Curlwaa: The Simple Things

Life goes on, as you’d expect. Things are ticking over, the season is in full swing and I’ve been out in the fields picking every day. I had a full week picking oranges alone and by the end I was feeling a lot more confident in my abilities as a picker. One of the doubts that I did have were always about the other pickers in the field; they must be picking so much faster than me, I’m going too slow, they’ll be in my row before I’ve filled this bin. Turns out that I actually had one day out there where I was the fastest picker. Mick told me that on one of the days when I managed to pick three bins, none of the other crews picked the equivalent. That was a really great to hear, maybe I’m not so bad at this after all.

Orange Picking Trailer

After a week with the oranges, Mick had to come and give my tent a shake one morning to see if I was interested in picking some mandarins. After the problems in Hazeldell I’ve actually been pretty keen to get out there and prove that I can successfully pick mandarins. Off we went and Garry dropped me off just up the road and I met some backpackers who were staying in Wentworth, apparently there’s a hostel there; who knew? It was refreshing to pick as part of a crew again and I made sure that my new team were leaving nothing undesirable on the mandarins in order to ensure there were no further problems. I’ve been picking with them for the best part of a week now and I’m actually quite delighted to find myself in the company of some Brits.

Mandarins Behind The Tractor

What I actually want to talk about today though are some of the little things that make living in the countryside worthwhile. I’ve come to realize that I take quite a lot of things for granted, far too much in fact and I hope that my time here will help me to keep sight of that which is important. I think that if you’ve been keeping up with my Instagram account then some of what follows may not surprise you!

Curlwaa Sunrise

When I first arrived in Curlwaa it was the sunsets that caught me first. Magnificent colours climbed across the sky as night approached and the last light of the sun painted beautiful pinks over the lingering clouds. I remember walking down the drive to watch the show on one of our first nights here and I’ve enjoyed it as often as possible. I know that when the others were still with me I’d catch myself drifting away from conversation to simply enjoy the sky. I have little doubt that the fifteen minutes either side of sunset are better than much of what I could find on T.V. for the same amount of time. It took me a little longer to come to appreciate the sunrises; it’s not so easy to convince myself out of bed at seven thirty. There was a period where I was up every day and ready for the show to start the day, more recently I’ve been sleeping in way past the break of dawn but since I’ve been back on the mandarins I’ve made a solid effort to get up in time to catch the sun come up.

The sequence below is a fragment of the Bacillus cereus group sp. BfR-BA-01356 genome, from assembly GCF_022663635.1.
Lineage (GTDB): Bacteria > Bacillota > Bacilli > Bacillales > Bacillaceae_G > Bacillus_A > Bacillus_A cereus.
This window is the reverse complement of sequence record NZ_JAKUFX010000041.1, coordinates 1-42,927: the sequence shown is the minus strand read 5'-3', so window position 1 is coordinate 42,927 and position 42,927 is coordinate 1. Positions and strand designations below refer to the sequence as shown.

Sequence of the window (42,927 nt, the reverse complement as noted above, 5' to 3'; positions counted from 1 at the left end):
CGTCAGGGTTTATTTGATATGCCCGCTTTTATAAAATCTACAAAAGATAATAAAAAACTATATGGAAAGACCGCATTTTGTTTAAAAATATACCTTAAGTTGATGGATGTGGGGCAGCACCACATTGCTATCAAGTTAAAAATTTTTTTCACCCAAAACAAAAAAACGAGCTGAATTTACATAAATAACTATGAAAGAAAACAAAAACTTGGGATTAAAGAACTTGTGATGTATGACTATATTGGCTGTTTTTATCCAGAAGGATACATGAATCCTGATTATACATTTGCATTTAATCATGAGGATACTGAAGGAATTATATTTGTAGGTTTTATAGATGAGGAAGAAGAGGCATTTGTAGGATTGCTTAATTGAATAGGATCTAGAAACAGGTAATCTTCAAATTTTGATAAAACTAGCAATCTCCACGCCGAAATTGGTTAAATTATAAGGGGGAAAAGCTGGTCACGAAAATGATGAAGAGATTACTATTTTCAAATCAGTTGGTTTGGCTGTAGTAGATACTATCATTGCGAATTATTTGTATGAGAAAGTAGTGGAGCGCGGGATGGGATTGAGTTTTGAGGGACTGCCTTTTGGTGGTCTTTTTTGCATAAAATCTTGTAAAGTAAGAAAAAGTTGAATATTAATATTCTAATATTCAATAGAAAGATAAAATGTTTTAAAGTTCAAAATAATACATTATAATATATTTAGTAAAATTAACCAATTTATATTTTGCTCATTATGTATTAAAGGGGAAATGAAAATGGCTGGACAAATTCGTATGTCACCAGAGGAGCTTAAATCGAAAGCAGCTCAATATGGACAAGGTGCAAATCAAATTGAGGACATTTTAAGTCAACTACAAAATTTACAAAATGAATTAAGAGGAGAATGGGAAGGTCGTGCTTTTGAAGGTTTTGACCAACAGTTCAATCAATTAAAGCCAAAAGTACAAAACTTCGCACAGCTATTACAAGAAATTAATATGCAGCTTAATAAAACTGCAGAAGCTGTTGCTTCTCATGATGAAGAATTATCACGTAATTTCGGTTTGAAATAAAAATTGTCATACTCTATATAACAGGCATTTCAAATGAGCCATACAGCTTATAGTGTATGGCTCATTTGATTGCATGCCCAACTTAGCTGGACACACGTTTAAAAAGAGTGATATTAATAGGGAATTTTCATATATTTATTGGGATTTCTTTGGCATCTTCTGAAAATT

Hazeldell Sunset

Not only have they simply been enjoyable to witness but I also believe that these are perhaps the best I’ve ever seen and I think I can safely say the same for other naturally occurring events. The night sky for example, on a clear cloudless, moonless evening is exquisite. I have lost my mind on many nights starring up at the stars. I actually remember my Dad and my Aunt lying down in the middle of the road somewhere in the bush up in Queensland many years ago to appreciate the beauty of our galaxy. Sadly I don’t remember the view from there but fortunately I now have unforgettable memories of the stars. I’ve also been surprised by the number of rainbows I’ve seen while I’ve been out here; I mean, I don’t think it has rained particularly often. I feel like I can count the days on one hand, but every time it has there have been some of the most vivid and far reaching rainbows I have ever seen. Plenty of those much famed double rainbows as well!

Curlwaa Rainbow

Mother Nature has been nothing but kind to me and I feel that this has only increased since the number of people I’ve been camping with has reduced. My mornings are heralded in with the dawn chorus. Kookaburra’s laughing in the distance, a cackled incredibly distinctive and not dissimilar to the chatter of monkeys. I’ve no idea who many of the other calls belong to but it’s so different to that at home. Willy wagtails will come and hop around the site, flicking their tails this way and that before darting off into the distance. Crested pigeons whistle through the air, hammering away on the shed roof if they choose to land. The highlight though are the kangaroos. I don’t know if I’m always seeing the same few of there are heaps in the area. More times than I can remember I’ve looked up, walked around a corner or crossed a road and been just as surprised as the ‘roo staring at me.

Curlwaa Kangaroo

Nature’s been nothing but kind to me. Sure I’ve had some rain and there’s always the fear that my tent will blow away when the wind picks up or, worse collapse on me!

One response to “Curlwaa: The Simple Things

  1. Pingback: Curlwaa: The End Of The Regional Experience | I Don't Have The Map·

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